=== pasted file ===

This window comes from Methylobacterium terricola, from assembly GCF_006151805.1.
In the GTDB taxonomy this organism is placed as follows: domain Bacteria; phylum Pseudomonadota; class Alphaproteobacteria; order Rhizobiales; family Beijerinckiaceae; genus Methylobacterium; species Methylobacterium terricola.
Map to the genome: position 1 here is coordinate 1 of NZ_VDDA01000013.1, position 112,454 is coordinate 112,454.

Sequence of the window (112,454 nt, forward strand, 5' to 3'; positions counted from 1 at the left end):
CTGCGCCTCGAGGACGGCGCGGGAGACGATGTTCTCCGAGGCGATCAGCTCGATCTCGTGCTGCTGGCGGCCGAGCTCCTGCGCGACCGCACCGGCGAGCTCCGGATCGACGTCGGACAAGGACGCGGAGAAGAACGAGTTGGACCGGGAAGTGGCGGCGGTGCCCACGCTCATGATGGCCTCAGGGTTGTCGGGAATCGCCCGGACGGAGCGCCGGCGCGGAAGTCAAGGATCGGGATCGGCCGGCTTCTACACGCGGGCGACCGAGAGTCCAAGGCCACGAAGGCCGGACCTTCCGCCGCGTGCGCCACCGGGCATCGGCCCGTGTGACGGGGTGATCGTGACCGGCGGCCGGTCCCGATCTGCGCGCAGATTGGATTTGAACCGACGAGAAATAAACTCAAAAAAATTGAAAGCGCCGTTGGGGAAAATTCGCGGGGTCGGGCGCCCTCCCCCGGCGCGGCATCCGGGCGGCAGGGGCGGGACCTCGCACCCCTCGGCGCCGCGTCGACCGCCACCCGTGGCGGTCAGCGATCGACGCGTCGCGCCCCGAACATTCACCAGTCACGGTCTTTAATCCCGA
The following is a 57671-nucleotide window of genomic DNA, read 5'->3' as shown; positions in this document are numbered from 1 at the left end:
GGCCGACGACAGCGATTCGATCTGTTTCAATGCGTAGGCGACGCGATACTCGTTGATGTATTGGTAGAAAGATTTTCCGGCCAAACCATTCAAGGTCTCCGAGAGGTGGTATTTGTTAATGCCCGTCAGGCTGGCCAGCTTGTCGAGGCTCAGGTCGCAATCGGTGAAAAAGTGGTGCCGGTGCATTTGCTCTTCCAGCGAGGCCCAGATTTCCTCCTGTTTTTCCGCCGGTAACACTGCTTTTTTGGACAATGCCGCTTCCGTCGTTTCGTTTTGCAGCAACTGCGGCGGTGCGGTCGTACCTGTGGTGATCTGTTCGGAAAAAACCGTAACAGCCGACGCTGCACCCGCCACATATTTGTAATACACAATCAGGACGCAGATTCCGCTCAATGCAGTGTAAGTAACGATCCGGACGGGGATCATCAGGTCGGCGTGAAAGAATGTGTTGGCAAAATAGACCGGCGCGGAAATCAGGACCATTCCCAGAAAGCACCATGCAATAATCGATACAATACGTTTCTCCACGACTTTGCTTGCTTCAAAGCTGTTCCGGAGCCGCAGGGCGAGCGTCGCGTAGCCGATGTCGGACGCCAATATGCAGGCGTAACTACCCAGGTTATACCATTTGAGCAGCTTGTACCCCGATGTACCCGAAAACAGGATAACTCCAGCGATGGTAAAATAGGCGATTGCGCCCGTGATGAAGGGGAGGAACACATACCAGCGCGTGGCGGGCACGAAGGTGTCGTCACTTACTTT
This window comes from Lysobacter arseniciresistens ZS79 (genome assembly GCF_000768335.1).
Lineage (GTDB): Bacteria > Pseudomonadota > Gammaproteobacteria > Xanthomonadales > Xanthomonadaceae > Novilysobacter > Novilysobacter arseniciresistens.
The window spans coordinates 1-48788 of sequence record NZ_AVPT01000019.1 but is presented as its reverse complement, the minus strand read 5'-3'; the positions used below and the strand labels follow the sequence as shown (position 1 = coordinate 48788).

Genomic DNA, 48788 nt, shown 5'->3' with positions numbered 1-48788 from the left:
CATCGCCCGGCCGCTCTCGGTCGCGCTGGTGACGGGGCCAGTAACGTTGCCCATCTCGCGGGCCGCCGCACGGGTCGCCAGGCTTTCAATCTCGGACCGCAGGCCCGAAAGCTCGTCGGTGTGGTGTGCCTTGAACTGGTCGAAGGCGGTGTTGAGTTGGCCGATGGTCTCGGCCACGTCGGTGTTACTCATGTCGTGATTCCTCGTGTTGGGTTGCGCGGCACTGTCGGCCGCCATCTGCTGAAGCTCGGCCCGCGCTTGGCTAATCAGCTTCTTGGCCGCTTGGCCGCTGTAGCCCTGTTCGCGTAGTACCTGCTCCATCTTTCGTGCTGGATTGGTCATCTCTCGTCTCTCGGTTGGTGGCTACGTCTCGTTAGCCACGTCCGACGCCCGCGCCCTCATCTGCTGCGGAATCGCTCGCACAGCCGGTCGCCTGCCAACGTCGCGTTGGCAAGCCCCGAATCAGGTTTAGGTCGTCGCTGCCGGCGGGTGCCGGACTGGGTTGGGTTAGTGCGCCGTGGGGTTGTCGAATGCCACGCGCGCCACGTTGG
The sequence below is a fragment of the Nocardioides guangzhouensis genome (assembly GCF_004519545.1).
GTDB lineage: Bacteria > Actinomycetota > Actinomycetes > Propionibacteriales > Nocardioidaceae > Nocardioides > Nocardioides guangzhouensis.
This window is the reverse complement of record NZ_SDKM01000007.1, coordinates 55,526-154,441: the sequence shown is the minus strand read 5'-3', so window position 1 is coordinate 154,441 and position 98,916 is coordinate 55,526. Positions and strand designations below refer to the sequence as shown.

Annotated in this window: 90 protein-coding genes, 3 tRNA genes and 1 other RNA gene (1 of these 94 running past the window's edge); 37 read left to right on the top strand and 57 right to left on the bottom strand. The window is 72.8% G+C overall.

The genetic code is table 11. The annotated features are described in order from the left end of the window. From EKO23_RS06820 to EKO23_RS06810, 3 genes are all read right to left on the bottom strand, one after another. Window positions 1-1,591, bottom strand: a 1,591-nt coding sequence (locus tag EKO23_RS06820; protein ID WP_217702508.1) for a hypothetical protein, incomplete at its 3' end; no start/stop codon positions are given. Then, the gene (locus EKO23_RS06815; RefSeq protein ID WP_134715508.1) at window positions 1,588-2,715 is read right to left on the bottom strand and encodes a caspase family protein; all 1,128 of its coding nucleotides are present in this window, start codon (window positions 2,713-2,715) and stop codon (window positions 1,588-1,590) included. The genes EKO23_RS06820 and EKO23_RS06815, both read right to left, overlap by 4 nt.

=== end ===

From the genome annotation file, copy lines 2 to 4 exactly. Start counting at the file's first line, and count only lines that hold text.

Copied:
In the GTDB taxonomy this organism is placed as follows: domain Bacteria; phylum Pseudomonadota; class Alphaproteobacteria; order Rhizobiales; family Beijerinckiaceae; genus Methylobacterium; species Methylobacterium terricola.
Map to the genome: position 1 here is coordinate 1 of NZ_VDDA01000013.1, position 112,454 is coordinate 112,454.

Sequence of the window (112,454 nt, forward strand, 5' to 3'; positions counted from 1 at the left end):